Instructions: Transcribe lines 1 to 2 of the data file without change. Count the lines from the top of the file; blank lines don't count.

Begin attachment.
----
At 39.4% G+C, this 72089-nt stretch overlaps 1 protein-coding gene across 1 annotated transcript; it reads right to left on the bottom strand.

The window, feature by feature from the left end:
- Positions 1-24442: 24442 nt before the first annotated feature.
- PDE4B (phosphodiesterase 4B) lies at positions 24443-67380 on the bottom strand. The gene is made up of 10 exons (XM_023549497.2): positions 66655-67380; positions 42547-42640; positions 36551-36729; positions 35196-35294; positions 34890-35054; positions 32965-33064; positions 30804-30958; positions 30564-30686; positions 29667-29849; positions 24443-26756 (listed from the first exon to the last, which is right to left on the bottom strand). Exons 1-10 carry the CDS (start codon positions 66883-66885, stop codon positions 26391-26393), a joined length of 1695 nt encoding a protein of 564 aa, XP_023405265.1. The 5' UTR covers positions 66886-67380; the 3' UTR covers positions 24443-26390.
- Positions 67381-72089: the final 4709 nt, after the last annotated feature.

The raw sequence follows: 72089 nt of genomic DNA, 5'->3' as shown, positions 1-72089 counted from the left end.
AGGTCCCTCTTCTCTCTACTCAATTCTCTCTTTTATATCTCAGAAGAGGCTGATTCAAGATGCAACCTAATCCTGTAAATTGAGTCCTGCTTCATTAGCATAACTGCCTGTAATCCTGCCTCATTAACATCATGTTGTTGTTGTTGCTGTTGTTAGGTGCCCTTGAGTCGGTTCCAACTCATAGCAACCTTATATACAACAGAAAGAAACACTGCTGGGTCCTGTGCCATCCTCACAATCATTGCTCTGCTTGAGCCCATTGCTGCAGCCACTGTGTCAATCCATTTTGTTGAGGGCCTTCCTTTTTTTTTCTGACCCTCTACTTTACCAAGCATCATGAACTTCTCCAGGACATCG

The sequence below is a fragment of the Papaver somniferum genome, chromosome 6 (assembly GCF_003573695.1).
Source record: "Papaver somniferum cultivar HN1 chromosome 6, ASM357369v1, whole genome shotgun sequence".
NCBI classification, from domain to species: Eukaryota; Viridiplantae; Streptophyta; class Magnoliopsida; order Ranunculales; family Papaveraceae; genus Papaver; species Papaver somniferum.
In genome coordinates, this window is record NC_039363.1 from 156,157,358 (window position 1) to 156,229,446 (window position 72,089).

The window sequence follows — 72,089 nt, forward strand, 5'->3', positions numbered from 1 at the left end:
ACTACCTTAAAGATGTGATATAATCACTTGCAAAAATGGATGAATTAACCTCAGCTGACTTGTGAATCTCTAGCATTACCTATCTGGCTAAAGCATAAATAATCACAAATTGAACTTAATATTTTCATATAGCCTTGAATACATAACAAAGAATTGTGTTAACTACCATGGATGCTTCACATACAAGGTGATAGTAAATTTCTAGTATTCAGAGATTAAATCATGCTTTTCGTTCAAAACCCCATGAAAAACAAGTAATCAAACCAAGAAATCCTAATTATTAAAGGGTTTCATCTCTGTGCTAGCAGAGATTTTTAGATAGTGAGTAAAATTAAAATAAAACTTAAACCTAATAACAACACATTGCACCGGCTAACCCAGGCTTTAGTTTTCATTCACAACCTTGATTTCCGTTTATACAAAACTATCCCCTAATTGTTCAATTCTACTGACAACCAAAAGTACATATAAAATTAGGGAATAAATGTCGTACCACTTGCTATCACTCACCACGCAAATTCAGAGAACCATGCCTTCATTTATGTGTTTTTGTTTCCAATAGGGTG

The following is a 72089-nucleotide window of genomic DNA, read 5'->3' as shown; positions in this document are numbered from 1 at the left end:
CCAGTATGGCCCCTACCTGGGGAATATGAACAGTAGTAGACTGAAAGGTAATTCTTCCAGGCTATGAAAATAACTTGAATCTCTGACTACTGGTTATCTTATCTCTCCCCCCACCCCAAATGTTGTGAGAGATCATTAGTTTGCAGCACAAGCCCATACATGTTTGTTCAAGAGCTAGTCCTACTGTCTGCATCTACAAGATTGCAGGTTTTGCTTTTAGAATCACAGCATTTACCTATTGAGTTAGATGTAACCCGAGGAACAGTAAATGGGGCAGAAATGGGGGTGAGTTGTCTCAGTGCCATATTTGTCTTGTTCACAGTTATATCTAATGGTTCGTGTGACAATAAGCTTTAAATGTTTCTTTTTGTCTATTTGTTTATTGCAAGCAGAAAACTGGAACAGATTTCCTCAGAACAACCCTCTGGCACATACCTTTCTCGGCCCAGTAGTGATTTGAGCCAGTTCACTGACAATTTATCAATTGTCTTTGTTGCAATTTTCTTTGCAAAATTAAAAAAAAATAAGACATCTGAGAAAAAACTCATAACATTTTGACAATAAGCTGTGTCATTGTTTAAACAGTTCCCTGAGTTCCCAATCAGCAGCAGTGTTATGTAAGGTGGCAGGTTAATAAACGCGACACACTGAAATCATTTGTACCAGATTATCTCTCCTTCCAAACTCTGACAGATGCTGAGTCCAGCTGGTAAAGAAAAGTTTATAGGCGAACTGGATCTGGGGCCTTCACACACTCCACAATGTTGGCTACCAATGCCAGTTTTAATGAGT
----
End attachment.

At 39.4% G+C, this 72089-nt stretch overlaps 1 protein-coding gene across 1 annotated transcript; it reads right to left on the bottom strand.

The window, feature by feature from the left end: